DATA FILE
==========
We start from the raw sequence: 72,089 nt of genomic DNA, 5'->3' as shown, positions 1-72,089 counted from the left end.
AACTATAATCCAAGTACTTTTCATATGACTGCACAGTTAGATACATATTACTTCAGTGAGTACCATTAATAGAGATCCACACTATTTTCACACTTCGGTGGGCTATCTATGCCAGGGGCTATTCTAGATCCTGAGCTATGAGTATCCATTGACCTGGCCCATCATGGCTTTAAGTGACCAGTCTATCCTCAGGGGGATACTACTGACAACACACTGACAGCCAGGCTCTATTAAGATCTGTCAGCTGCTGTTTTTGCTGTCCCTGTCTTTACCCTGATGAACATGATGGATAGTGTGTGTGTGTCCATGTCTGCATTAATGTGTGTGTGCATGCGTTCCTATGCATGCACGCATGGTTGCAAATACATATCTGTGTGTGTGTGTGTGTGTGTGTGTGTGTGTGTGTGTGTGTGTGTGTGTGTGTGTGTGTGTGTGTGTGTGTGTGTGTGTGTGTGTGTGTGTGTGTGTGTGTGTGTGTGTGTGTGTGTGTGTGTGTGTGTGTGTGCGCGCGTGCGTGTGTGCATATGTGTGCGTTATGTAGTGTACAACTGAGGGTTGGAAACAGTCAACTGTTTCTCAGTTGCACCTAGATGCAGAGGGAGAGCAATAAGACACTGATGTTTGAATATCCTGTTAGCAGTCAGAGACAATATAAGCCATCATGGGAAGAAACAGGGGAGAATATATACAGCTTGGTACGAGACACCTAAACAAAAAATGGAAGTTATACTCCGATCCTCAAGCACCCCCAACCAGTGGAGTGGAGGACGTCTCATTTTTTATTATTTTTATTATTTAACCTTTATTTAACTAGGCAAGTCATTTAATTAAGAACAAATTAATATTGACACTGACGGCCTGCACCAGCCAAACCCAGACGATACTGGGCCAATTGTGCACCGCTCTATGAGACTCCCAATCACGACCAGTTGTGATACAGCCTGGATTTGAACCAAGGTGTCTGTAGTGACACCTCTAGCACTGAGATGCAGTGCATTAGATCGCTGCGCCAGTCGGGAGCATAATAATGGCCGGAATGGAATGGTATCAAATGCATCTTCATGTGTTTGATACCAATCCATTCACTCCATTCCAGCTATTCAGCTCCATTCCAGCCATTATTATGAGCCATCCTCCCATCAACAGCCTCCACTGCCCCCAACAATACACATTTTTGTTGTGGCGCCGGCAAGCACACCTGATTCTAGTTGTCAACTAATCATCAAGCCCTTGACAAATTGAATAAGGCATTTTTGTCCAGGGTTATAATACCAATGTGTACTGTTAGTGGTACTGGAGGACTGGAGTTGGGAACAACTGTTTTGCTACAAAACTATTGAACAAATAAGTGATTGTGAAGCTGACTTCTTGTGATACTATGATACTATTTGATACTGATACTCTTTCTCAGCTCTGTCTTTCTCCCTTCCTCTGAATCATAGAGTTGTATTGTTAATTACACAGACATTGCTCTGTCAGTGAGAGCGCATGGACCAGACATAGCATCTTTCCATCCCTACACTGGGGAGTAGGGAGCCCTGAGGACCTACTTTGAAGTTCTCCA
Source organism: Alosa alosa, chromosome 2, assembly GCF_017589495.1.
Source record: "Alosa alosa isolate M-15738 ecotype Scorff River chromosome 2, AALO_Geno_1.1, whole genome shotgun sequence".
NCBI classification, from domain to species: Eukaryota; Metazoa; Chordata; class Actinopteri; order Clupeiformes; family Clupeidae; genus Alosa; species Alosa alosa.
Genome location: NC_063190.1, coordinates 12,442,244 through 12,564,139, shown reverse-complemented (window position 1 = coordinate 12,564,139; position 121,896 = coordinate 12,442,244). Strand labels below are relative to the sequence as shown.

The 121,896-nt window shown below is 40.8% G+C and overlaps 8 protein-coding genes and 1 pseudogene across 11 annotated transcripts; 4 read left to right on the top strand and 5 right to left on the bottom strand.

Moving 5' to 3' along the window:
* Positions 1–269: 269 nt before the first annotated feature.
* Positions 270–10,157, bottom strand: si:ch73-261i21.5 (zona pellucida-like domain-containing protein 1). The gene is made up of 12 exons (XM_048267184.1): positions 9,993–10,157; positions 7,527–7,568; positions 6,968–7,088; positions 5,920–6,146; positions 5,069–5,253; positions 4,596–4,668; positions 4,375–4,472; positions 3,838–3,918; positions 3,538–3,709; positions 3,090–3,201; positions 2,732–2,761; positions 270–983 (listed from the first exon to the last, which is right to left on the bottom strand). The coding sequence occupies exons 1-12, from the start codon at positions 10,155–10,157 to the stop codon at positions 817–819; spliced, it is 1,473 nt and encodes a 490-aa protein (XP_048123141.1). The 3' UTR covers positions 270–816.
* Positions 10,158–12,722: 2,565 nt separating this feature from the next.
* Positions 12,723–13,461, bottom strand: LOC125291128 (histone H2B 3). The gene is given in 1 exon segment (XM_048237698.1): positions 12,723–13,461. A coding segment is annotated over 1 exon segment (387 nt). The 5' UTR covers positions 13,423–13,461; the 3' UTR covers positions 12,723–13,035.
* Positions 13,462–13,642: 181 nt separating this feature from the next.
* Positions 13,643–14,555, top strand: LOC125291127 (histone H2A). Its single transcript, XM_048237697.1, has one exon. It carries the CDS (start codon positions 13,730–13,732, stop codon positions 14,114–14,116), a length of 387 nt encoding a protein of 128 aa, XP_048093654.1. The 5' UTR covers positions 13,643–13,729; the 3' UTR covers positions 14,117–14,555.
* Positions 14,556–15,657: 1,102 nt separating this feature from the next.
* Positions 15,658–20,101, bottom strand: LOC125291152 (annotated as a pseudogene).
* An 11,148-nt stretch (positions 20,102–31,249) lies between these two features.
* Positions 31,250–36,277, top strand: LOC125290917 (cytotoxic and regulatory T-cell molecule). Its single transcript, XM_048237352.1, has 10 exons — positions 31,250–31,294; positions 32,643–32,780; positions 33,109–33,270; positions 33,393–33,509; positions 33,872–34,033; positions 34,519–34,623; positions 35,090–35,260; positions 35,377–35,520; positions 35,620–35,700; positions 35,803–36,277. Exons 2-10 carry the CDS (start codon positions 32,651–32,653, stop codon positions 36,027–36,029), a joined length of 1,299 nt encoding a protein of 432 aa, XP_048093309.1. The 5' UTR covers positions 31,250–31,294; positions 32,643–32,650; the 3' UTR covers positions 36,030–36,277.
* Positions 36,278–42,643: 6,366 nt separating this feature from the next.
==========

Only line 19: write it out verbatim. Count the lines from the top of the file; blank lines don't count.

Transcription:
* Positions 36,278–42,643: 6,366 nt separating this feature from the next.